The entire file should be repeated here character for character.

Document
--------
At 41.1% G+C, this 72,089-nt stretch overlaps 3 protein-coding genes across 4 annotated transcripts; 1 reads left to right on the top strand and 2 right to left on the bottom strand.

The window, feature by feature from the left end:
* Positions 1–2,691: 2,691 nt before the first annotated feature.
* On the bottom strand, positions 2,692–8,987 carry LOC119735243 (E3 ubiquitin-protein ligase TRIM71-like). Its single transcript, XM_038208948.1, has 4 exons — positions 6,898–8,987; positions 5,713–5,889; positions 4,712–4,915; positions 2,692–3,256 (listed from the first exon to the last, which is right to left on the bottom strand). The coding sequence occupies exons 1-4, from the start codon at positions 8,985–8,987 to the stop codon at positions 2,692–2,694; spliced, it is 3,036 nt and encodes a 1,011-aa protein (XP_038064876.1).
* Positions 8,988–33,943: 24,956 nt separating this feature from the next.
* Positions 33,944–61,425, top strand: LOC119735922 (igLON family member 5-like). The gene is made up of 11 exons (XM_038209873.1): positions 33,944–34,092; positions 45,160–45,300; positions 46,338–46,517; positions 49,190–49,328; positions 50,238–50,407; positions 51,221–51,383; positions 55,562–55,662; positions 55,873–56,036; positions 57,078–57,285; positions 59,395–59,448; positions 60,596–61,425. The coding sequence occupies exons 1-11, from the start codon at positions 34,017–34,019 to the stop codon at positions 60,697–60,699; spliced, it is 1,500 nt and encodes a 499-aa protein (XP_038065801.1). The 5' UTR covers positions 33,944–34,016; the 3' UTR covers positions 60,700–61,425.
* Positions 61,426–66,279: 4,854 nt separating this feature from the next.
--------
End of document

At 41.1% G+C, this 72,089-nt stretch overlaps 3 protein-coding genes across 4 annotated transcripts; 1 reads left to right on the top strand and 2 right to left on the bottom strand.

The window, feature by feature from the left end:
* Positions 1–2,691: 2,691 nt before the first annotated feature.
* On the bottom strand, positions 2,692–8,987 carry LOC119735243 (E3 ubiquitin-protein ligase TRIM71-like). Its single transcript, XM_038208948.1, has 4 exons — positions 6,898–8,987; positions 5,713–5,889; positions 4,712–4,915; positions 2,692–3,256 (listed from the first exon to the last, which is right to left on the bottom strand). The coding sequence occupies exons 1-4, from the start codon at positions 8,985–8,987 to the stop codon at positions 2,692–2,694; spliced, it is 3,036 nt and encodes a 1,011-aa protein (XP_038064876.1).
* Positions 8,988–33,943: 24,956 nt separating this feature from the next.
* Positions 33,944–61,425, top strand: LOC119735922 (igLON family member 5-like). The gene is made up of 11 exons (XM_038209873.1): positions 33,944–34,092; positions 45,160–45,300; positions 46,338–46,517; positions 49,190–49,328; positions 50,238–50,407; positions 51,221–51,383; positions 55,562–55,662; positions 55,873–56,036; positions 57,078–57,285; positions 59,395–59,448; positions 60,596–61,425. The coding sequence occupies exons 1-11, from the start codon at positions 34,017–34,019 to the stop codon at positions 60,697–60,699; spliced, it is 1,500 nt and encodes a 499-aa protein (XP_038065801.1). The 5' UTR covers positions 33,944–34,016; the 3' UTR covers positions 60,700–61,425.
* Positions 61,426–66,279: 4,854 nt separating this feature from the next.